5 things to know today: Candidate survey, Covering tuition, LGBTQ support, Largest spill, Carbon capture
A select rundown of stories found on InForum.
1. Poll floats North Dakota lawmaker as candidate for Fargo mayor
An online poll that circulated over the weekend suggests North Dakota Rep. Shannon Roers Jones could be considering a run for mayor of Fargo, though the Republican lawmaker declined to comment on the survey or whether she plans to join the race for the position.
The 28-question survey obtained by Forum News Service gauged respondents' interest in the prospect of Roers Jones running for mayor of North Dakota's largest city and billed the lawmaker as a champion of law enforcement, fiscal responsibility, tax reduction, criminal justice reform and term limits. The survey's positive portrayal of Roers Jones defines it as a "push poll," a tool often used by political strategists to promote a candidate or idea under the pretense that respondents are filling out an opinion poll.
2. Facing critical shortage, Minnesota to cover tuition for certified nursing assistants
Walz administration officials on Monday, Dec. 6, announced they would use $3.5 million in federal COVID-19 relief funds to pay tuition and fees for Minnesota students working to become certified nursing assistants.
State health and education officials set a goal to bring 1,000 new certified nursing assistants into the workforce before Jan. 31 to help quell a caregiver shortage impacting the state's long-term care facilities. More than 70% of nursing homes report that they can't admit new residents due to insufficient staffing.
That shortage has also caused a bottleneck in Minnesota hospitals since they can't discharge patients to the facilities. In an effort to ease the strain on hospitals and care facilities, federal medics have deployed to Minnesota, the state has opened alternative care sites and 400 National Guard members trained to relieve caregivers in nursing homes.
3. Report finds many North Dakota schools fall short on support for LGBTQ students
LGBTQ middle and high school students in North Dakota have thoughts of suicide and experience bullying and discrimination more often than the state's cisgender heterosexual students, according to a recent report from the Community Uplift Program.
The North Dakota LGBTQ+ School Climate Report, created through the Fargo-based Community Uplift Program, combines data from national and North Dakota-specific surveys, as well as a self-conducted survey of responses from 38 North Dakota school districts, to illustrate the environment for LGBTQ students in school and the existing school policies for these students, or lack thereof.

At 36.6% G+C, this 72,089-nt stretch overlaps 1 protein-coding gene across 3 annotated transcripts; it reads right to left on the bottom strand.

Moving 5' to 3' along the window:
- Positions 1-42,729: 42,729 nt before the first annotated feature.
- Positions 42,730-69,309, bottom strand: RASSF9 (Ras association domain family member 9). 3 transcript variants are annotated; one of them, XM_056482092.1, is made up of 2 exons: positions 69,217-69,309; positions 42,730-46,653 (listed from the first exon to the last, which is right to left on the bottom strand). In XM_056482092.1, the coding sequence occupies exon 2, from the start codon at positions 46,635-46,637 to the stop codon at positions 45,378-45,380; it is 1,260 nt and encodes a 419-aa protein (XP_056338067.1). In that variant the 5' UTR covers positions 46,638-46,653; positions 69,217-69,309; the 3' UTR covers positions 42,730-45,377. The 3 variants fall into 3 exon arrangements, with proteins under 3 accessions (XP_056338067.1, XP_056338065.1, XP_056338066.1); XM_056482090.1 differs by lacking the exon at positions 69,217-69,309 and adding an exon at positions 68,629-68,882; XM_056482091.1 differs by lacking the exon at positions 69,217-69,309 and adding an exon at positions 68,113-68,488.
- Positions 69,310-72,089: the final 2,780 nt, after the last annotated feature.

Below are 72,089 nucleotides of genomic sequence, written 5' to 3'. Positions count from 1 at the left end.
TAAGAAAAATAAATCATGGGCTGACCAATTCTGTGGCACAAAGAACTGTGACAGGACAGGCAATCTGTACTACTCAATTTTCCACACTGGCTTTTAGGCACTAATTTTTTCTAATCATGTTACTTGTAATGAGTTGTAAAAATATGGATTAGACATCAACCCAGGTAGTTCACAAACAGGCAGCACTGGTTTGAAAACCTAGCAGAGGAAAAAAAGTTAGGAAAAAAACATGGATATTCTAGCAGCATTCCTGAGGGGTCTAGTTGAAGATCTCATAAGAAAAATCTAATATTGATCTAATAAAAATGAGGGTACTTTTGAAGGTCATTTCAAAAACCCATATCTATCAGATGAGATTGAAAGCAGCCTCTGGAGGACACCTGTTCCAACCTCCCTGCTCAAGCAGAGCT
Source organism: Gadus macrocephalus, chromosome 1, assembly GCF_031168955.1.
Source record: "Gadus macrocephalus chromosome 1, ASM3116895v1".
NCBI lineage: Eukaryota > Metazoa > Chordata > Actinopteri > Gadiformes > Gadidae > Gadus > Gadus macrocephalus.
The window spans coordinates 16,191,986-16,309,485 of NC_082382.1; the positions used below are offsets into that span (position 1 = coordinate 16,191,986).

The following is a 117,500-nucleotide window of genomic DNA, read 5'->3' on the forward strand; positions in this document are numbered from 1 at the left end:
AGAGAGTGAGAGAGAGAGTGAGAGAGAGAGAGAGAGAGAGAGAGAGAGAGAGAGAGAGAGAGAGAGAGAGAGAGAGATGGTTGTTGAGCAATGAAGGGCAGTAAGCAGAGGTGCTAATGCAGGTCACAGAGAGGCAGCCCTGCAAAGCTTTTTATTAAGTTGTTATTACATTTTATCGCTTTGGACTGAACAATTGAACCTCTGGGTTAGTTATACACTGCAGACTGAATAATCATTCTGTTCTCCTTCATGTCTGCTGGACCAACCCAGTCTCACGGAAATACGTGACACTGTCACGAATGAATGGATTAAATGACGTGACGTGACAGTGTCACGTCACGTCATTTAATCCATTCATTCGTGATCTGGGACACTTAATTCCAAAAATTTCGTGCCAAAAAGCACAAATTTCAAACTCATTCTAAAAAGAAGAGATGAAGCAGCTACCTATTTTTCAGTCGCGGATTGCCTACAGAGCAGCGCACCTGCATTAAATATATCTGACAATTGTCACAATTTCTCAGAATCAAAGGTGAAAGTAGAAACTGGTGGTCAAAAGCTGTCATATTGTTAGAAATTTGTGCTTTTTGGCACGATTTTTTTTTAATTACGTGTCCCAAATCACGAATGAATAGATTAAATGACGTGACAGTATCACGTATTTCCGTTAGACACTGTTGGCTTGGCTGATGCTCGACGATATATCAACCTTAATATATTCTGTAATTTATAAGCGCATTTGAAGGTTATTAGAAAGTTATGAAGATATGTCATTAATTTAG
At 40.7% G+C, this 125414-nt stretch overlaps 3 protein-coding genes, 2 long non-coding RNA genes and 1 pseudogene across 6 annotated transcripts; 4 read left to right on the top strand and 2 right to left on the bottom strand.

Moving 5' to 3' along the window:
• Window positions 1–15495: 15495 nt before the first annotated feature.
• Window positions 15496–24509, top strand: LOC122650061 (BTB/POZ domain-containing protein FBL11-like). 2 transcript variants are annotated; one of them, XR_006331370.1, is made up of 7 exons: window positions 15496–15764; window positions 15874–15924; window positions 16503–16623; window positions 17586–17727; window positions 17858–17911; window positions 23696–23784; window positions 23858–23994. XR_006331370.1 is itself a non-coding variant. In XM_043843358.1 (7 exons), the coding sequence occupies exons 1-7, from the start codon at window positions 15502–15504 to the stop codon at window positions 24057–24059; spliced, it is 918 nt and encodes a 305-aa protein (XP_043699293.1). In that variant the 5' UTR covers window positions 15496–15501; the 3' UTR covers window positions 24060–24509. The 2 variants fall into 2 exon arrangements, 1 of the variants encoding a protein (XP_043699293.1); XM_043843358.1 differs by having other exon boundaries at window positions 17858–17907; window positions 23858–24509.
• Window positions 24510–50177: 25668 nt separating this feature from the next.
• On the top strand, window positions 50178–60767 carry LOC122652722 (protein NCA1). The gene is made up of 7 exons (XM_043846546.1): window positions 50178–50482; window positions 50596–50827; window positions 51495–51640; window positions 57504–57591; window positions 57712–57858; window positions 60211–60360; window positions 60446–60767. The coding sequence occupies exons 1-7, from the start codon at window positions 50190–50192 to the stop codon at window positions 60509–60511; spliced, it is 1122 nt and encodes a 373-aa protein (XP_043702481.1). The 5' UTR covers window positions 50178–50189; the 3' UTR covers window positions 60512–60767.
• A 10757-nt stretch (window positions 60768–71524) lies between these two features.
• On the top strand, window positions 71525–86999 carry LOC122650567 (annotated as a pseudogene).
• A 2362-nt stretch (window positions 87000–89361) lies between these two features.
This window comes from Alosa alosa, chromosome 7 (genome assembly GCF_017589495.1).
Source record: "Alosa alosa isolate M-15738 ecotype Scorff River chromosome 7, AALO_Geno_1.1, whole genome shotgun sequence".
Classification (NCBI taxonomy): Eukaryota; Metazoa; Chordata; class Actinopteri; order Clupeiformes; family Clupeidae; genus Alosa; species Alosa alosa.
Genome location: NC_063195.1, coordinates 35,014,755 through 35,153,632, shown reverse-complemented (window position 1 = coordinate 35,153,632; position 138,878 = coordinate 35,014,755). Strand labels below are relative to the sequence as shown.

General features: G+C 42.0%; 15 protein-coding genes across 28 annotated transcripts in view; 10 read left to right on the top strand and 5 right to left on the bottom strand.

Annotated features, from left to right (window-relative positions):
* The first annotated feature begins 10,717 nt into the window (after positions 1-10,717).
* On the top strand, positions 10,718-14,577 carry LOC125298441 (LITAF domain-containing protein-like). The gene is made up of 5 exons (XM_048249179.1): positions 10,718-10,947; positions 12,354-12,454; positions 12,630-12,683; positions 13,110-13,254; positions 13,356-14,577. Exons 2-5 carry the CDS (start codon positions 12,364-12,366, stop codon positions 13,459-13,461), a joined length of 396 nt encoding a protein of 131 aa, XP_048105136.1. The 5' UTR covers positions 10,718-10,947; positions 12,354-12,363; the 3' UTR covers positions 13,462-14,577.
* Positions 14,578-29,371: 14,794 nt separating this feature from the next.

4. Criminal case for largest oil field spill in North Dakota history resolves with $15M fine, probation
A federal judge sentenced the company responsible for North Dakota's largest ever oil field spill to $15 million in criminal fines and three years of probation on Monday, Dec. 6.
The sentence for Summit Midstream Partners was entered by U.S. District Court Judge Daniel Traynor and comes three months after the U.S. Department of Justice and the state of North Dakota announced a settlement agreement with the company totaling more than $36 million in criminal and civil penalties and natural resource damages.
Federal prosecutors charged Summit for negligence and violations of environmental laws in the spill of 29 million gallons of produced water — a highly concentrated salt fluid that is a byproduct of oil extraction — north of Williston over a five-month period in 2014 and 2015. The incident resulted in the contamination of land, groundwater and more than 30 miles of Blacktail Creek, a Missouri River tributary.
5. World's largest carbon capture pipeline aims to connect 31 ethanol plants, cut across Upper Midwest
Spanning five states and involving at least 31 ethanol plants connected by 2,000 miles of pipeline, an Iowa company is poised to make a major investment in low-carbon fuel.
Summit Carbon Solutions, an offshoot of Summit Agriculture Group, is behind the $4.5 billion Midwest Carbon Express project, with the goal of sending 12 millions tons of CO2 annually to western North Dakota, where it can be stored underground. It would be the largest carbon capture project in the world.
The company already has held a series of public meetings in Iowa and is reaching out to landowners along its proposed route. But it has yet to apply for a permit in any of the five states: Iowa, Nebraska, Minnesota, South Dakota and North Dakota. That will likely happen sometime in the first quarter of 2022, says Jake Ketzner, vice president of governmental affairs with Summit Carbon.